Kuyateh said the fact that the discussions have been happening is progress in itself.
As part of the Bridging the Gap, the project management team occasionally met with editors from various media institutions, partly to gauge their opinion on the project and get their inputs, but also to assess the impact of the project as manifested in their newsrooms.
According to some of the editors, the meetings were remarkable in not just letting them (journalists) express their views about the judiciary, but also knowing more about what the judiciary thinks about the media.
“We may not be there yet, but the conversation has started, and that’s a major leap,” said Kuyateh.
The Law School for Journalists component involves a mentoring phase. 15 journalists are enrolled after a competitive selection process. They are taught on how to effectively report on the justice system, crime prevention, as well as during courts proceedings. This leg of the five-month long project is due to end this month.
The fellowship component, comprising 15 journalists, 12 of whom are already part of the Law School, provides financial support for them to undertake long form investigative reporting. This process is being run by an international journalism consultant who mentors the reporters.
“In the first instance, for the law school for journalists, journalists actually testified the fact that they have actually gained knowledge from the training. Even the legal aspect of it has encouraged them to further probe into investigative journalism. Most of them had not embarked on proper investigative journalism because of the lack of knowledge therein,” said Kuyateh.
And he added: “With the training we have been having, they are now very much interested in probing into investigative journalism.”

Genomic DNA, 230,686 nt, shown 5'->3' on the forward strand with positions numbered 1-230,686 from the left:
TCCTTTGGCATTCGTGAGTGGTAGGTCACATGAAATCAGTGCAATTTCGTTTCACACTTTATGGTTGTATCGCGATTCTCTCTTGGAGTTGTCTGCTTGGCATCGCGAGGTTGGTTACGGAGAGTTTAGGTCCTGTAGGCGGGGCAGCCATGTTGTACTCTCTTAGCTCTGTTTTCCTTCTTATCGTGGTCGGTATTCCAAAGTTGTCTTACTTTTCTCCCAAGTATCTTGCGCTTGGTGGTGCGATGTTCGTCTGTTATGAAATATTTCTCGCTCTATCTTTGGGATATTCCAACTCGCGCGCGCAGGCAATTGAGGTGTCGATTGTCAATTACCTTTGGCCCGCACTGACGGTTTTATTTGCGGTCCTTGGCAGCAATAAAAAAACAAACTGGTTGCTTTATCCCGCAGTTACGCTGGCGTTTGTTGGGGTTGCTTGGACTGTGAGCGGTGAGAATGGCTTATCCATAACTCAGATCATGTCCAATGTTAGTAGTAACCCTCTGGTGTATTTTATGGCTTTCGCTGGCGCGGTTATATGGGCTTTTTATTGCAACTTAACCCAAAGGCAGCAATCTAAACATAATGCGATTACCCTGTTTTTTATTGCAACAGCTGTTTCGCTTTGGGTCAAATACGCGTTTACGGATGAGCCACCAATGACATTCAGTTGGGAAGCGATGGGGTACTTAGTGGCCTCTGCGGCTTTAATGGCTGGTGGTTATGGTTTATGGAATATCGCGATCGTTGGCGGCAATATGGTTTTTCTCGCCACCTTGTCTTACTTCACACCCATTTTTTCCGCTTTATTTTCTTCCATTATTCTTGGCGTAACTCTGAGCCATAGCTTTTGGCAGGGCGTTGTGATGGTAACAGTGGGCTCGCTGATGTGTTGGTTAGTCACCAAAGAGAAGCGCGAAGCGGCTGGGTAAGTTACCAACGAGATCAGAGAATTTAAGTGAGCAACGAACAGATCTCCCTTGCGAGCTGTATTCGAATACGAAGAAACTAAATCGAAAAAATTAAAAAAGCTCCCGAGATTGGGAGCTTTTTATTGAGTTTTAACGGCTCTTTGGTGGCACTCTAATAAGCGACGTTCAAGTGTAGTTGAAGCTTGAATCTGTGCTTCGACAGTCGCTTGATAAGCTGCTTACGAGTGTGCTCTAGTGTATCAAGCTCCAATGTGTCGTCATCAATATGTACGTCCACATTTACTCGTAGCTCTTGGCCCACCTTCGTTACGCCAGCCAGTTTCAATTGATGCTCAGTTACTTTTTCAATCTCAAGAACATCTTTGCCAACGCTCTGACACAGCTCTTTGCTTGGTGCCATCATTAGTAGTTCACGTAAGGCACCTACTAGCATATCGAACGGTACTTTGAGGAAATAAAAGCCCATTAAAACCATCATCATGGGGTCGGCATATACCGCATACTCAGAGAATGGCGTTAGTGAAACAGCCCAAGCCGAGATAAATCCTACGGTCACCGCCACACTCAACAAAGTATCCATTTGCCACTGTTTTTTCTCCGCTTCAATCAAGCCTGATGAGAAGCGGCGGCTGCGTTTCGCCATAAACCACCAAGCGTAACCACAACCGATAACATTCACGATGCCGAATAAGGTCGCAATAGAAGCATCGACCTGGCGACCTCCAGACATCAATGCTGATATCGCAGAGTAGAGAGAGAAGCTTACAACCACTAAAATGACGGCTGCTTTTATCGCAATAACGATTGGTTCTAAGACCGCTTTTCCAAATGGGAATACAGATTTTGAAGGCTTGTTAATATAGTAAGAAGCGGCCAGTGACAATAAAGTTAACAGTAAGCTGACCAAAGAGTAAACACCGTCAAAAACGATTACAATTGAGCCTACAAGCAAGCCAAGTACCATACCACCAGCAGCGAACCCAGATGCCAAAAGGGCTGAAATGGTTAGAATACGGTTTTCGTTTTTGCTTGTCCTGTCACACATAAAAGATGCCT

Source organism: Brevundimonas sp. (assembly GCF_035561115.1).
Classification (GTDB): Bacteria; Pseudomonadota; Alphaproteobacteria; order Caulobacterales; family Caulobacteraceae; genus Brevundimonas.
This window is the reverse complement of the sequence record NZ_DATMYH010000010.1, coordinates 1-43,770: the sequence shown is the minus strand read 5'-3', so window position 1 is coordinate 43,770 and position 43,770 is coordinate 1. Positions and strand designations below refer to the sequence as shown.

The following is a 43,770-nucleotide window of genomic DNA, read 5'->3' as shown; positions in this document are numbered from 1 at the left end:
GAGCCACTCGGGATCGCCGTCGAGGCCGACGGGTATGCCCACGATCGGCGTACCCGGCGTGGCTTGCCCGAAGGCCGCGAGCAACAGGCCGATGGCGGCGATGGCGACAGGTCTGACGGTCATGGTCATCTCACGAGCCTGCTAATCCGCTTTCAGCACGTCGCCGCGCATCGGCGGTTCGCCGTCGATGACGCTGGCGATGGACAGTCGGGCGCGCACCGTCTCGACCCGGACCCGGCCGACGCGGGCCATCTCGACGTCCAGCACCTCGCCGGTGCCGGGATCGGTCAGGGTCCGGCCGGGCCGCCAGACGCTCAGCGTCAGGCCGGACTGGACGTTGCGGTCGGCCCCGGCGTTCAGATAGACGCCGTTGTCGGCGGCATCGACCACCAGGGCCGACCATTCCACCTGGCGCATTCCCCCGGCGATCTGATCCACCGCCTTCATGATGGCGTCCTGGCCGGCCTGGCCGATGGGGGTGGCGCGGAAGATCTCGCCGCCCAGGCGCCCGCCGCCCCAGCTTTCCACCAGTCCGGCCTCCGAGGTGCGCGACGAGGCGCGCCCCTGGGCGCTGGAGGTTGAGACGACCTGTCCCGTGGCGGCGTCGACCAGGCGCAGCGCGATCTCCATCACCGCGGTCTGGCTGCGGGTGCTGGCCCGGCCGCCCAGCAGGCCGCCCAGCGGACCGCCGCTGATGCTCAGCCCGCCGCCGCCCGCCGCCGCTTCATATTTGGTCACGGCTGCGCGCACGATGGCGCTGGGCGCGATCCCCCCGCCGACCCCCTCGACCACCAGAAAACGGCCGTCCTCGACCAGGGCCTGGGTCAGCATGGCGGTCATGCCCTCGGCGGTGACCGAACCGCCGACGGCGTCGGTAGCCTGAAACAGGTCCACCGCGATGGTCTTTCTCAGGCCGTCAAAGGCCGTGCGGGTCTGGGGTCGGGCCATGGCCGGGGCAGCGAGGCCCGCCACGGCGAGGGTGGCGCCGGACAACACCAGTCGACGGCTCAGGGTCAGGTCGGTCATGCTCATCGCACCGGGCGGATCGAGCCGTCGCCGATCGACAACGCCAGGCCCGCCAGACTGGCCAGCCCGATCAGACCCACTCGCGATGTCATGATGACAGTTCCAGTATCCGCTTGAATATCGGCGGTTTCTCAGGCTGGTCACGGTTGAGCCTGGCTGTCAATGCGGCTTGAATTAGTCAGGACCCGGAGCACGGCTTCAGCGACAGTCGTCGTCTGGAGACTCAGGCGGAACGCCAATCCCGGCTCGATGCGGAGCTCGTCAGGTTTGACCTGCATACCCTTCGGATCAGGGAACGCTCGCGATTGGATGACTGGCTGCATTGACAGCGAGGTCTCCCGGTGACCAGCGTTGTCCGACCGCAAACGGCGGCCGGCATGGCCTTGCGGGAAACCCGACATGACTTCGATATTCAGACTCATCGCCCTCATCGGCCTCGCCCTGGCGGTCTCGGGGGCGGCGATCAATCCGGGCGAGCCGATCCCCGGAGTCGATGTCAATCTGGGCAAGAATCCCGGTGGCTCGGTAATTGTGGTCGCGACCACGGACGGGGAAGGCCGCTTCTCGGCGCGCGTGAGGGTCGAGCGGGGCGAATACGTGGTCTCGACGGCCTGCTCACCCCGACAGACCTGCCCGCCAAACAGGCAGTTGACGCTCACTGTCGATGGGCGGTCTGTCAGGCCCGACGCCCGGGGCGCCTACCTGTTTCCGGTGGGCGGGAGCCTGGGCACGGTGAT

One of the fellows, Success Kamara, is investigating the male correctional system in the country. His work has taken him to the Freetown Correctional Center and the Mafaanta Prison in Magburaka, Tontokolili District in the north of the country.
But like the rest of his colleague fellows, Success faced hurdles while investigating his piece. And that experience, he said, points to the need for serious discussion on the media-judiciary relations.
Nonetheless, the experience of the fellows, as can be deduced from their narrations, is proving rewarding for their skills development in journalism. Ibrahim Joenal Sesay, who works for Salone Times newspaper, had had the wrong idea about what investigative journalism was until he joined the IWPR Law School.
“I thought first we were doing investigative journalism but when we did the training, I realized we were joking,” Sesay said at one of two sessions held in July.
Investigative journalism is an expensive business, and in a country like Sierra Leone, where the media is extremely poor, the focus is far less important to editors. Characterized by small staff base, media houses rely on their reporters for news reports on a daily basis.
© Politico 02/08/16